Looking back at the star-studded life of Wolverhampton’s Club Lafayette
It’s the swinging 60s and the UK’s wildest venue is Wolverhampton’s Club Lafayette hosting Stevie Wonder, The Sex Pistols and Led Zeppelin. . .
For a time, it was the hippest club in Britain. Club Lafayette welcomed the biggest stars in rock‘n’roll to Wolverhampton. Stevie Wonder would drop in for a drink – then end up playing soul on the Laff’s tiny stage.
The Sex Pistols would tear the place up during the punk invasion, while The Who’s mercurial drummer Keith Moon would dangle from the balcony, risking life and limb in pursuance of a good time.
Black Country rock legends Led Zeppelin agreed to play the place for £75 quid – and ended up walking off with a grand.
And if you judge a person by the company he keeps, the Laff’s directors were hanging out with such A-listers as Tina Turner, Moody Blues, David Bowie, Elton John and Queen.
The Laff didn’t just give a bunch of beatniks and rockers the time of their lives in the 1960s and 70s.
It also altered the landscape of the Black Country on a permanent basis. Without the Laff, there wouldn’t have been the brilliant nights at Wolverhampton Civic Hall that have been a fixture of the city since the 1980s.
And there probably wouldn’t have been two of the region’s other seminal clubs – JB’s, at Dudley, which was created by former speedway rider Sam Jukes’ and hosted Dire Straits, U2 and The Stone Roses among others; and Mike Hamblett’s Robin 2, which is known as the Marquee of the Midlands and has welcomed Joe Bonamassa, Steven Seagal and the world’s best rock and blues artists.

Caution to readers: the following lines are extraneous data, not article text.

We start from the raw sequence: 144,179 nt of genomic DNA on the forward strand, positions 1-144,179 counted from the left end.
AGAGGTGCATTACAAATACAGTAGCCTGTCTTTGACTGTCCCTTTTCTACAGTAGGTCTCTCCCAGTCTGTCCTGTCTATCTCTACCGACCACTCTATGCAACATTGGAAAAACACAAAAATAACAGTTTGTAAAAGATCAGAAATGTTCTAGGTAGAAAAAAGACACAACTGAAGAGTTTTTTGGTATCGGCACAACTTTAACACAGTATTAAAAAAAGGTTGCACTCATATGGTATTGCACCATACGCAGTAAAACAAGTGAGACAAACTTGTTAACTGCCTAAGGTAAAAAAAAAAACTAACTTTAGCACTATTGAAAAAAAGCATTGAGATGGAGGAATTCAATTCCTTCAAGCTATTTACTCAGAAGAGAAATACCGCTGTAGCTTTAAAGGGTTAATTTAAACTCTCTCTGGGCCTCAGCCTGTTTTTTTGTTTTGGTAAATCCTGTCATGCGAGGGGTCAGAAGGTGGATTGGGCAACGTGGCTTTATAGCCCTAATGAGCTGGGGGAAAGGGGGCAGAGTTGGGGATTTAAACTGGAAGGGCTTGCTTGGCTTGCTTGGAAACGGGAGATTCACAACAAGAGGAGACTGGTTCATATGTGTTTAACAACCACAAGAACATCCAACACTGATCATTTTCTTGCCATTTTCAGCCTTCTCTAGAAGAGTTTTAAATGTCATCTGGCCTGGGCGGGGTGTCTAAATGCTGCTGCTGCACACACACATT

“The Laff was unique,” says former director Tony Perry, the father of TV presenter Suzi and the one-time manager of Glenn Hughes’ band Trapeze.
“It put Wolverhampton on the map. Outside London, there was nowhere like it, not in Manchester or Liverpool, Birmingham or Glasgow. The Laff was a one-off.”
This autumn sees the 50th anniversary of the opening of the Club Lafayette in Thornley Street, Wolverhampton.
Its aim was to promote live music featuring both bands that were known nationally in addition to local groups.
The venue was designed and built by the Laff’s directors, with a certain amount of outside help.